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    Cuba's culture of poverty persists: Op-ed
    Published: Saturday, December 31, 2011, 12:08 PM
    The Jersey Journal By The Jersey Journal

    The Fidel-&-Raul Castro regime marks 53 years this Jan. 1. The brothers
    unquestionably enjoyed extraordinary popularity in 1959, but the
    enthusiasm soon vanished as they turned Cuba into a financially and
    spiritually bankrupt Marxist anti-utopia.

    As a result, nearly two million Cubans of all social backgrounds have
    fled, many of them settling in Hudson County.

    By the 1950s, Cuba was a regional leader in numerous social indicators,
    notwithstanding instability and corruption during the republican era
    (1902-1958). But since 1959 the island-nation has become a backward,
    closed society beleaguered by unproductivity and rationing.

    Sociologist Tomas Masaryk noted that "dictators 'look good' until the
    last minutes"; in Cuba's case, it seems particularly fine to certain
    U.S. intellectuals. Comfortably from abroad, apologists contend that
    most of the socioeconomic problems that traditionally afflicted the
    prior five and a half decades were eliminated after 1959. Yet,
    fact-finding by international social-scientists challenges this fantasy.

    An early, little-known account uncovering some effects of the Castros'
    regimentation came from research in Cuba in 1969-'70 by U.S.
    cultural-anthropologists Oscar Lewis and Douglas Butterworth. They
    intended to test Lewis' theory that a culture of poverty would not exist
    in a Marxist-oriented society. They had naively presupposed that the
    socially alienating conditions that engender such phenomena could
    develop among the poor solely under capitalism.

    The Lewis-Butterworth early on-the-ground scrutiny validates many
    accounts by respected experts and the much vilified exiles. There exists
    a culture of poverty in Cuba, although it is not necessarily a survivor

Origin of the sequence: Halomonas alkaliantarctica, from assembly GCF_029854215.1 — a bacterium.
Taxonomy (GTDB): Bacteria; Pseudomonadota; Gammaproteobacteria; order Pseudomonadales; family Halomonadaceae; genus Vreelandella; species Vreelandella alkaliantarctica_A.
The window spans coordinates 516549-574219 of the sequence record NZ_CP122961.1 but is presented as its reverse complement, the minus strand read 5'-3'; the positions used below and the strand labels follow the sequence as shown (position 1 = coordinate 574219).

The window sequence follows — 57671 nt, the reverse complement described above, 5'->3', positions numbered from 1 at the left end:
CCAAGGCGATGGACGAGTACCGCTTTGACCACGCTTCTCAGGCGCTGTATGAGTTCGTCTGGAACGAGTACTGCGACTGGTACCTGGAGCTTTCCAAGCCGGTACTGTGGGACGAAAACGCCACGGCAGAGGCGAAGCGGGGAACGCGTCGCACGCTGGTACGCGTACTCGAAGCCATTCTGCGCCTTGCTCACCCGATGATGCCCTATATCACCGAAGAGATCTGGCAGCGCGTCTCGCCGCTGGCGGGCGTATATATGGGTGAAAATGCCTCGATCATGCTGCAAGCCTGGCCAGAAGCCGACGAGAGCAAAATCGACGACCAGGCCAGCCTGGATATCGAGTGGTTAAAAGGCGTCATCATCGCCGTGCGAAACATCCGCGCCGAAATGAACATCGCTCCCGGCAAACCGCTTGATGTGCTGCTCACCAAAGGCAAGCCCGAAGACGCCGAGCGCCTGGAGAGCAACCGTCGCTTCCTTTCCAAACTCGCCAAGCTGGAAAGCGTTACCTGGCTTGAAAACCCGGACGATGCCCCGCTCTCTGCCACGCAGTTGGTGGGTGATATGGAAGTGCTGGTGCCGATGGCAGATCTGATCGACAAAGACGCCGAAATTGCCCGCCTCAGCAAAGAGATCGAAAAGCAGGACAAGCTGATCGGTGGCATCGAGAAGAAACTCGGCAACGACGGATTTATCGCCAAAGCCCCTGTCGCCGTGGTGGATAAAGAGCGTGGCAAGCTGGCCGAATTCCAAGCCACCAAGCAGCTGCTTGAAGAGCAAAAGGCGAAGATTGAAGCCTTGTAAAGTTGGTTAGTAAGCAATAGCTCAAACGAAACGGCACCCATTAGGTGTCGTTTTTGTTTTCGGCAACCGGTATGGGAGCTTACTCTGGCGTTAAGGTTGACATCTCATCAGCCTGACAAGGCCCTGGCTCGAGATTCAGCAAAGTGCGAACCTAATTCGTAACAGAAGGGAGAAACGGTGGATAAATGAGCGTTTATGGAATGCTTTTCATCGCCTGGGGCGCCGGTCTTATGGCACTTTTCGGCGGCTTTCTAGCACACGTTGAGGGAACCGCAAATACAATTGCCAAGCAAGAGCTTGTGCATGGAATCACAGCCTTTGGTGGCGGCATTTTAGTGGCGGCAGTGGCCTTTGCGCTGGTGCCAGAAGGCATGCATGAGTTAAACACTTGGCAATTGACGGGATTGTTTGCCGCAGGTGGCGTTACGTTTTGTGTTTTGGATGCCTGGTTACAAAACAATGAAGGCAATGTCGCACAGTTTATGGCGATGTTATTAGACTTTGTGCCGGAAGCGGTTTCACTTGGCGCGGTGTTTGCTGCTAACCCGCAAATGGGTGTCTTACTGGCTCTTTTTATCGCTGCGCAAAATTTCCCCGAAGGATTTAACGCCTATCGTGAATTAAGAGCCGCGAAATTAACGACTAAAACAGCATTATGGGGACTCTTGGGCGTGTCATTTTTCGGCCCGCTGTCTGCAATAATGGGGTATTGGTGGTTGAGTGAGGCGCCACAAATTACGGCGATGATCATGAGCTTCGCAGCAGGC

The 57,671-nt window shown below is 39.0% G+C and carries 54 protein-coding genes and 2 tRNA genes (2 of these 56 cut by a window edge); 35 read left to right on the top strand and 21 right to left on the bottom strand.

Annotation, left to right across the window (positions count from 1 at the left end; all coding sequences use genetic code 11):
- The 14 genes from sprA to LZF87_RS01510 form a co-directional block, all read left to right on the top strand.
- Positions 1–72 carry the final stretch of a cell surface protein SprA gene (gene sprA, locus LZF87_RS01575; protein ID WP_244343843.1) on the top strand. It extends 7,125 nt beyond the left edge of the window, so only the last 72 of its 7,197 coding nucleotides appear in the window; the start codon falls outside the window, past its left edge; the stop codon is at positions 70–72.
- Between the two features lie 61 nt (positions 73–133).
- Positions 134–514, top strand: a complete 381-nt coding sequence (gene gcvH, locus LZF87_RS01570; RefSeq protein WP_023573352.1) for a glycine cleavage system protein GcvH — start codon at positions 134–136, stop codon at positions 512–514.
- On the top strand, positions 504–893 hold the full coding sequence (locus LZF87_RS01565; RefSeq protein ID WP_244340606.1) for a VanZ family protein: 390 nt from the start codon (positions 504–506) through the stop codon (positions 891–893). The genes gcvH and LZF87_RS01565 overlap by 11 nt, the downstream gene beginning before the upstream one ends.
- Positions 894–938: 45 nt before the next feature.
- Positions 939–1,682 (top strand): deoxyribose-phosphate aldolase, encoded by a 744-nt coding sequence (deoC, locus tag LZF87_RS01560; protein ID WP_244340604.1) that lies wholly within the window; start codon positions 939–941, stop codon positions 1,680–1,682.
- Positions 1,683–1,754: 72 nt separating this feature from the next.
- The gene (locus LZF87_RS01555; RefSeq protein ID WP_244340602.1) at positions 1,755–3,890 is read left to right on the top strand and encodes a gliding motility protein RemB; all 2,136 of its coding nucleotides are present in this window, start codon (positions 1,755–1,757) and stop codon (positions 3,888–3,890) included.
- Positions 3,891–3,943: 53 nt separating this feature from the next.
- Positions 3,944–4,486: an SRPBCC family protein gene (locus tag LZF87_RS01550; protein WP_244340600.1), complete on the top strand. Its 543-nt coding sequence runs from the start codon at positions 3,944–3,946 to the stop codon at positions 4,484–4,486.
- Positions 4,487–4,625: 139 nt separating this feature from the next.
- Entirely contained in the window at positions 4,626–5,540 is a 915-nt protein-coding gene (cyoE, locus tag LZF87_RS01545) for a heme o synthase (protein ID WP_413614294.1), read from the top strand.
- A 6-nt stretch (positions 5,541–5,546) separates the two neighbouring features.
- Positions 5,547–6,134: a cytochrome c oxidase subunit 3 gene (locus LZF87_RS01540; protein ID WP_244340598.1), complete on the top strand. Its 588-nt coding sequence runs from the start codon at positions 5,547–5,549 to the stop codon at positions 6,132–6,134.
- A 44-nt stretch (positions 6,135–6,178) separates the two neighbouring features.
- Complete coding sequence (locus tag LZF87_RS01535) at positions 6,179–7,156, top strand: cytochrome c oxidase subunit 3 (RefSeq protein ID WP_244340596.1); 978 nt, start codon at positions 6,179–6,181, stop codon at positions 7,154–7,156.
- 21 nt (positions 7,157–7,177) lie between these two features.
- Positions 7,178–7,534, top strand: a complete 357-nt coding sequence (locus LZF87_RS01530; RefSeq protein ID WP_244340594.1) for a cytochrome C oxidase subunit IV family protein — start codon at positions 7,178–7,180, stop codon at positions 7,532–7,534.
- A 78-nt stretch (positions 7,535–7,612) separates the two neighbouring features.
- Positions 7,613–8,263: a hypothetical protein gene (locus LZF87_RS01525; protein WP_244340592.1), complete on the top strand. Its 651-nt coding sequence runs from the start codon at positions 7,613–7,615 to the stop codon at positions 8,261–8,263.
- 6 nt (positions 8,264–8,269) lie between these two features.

of the old times, but seemingly a by-product of the Castros'
    totalitarian socialism. There were always poor Cubans, and some version
    of the culture of poverty might have existed before; but in my
    communications with Butterworth, he reconfirmed another discovery. The
    researchers could not document a case for a pervasive pre-1959 culture
    of poverty. The authorities must have suspected the prospective
    conclusions because the scholars were abruptly expelled and their Cuban
    statistician imprisoned.

    Upon the 53rd anniversary, the old Lewis-Butterworth analysis invites
    renewed reflection. Apologists customarily replicate propagandistic
    cliches by blaming failures on external factors, such as the ending, two
    decades ago, of the multibillion-dollar subsidies from the defunct
    Soviet Bloc.

    The anthropologists' undertaking, however, revealed that life for
    average Cubans in the Castros' first decade was already beset with
    corruption and time-wasting food lines. Likewise, Butterworth described
    how ordinary people were engaging in what socio-behavioral scientists
    now call "everyday forms of resistance." Cubans were already undermining
    the police-state through black-marketeering, pilfering and vandalism, as
    we hear that they continue to do decades later.

    After more than half a century of oppression and poor quality of life,
    one hopes for a transition to an open society with equal opportunities
    for every Cuban.

    EDITOR'S NOTE: The author, a long-time Hudsonite, is a
    political-anthropologist affiliated with Icod Associates of New Jersey.
    Email him at

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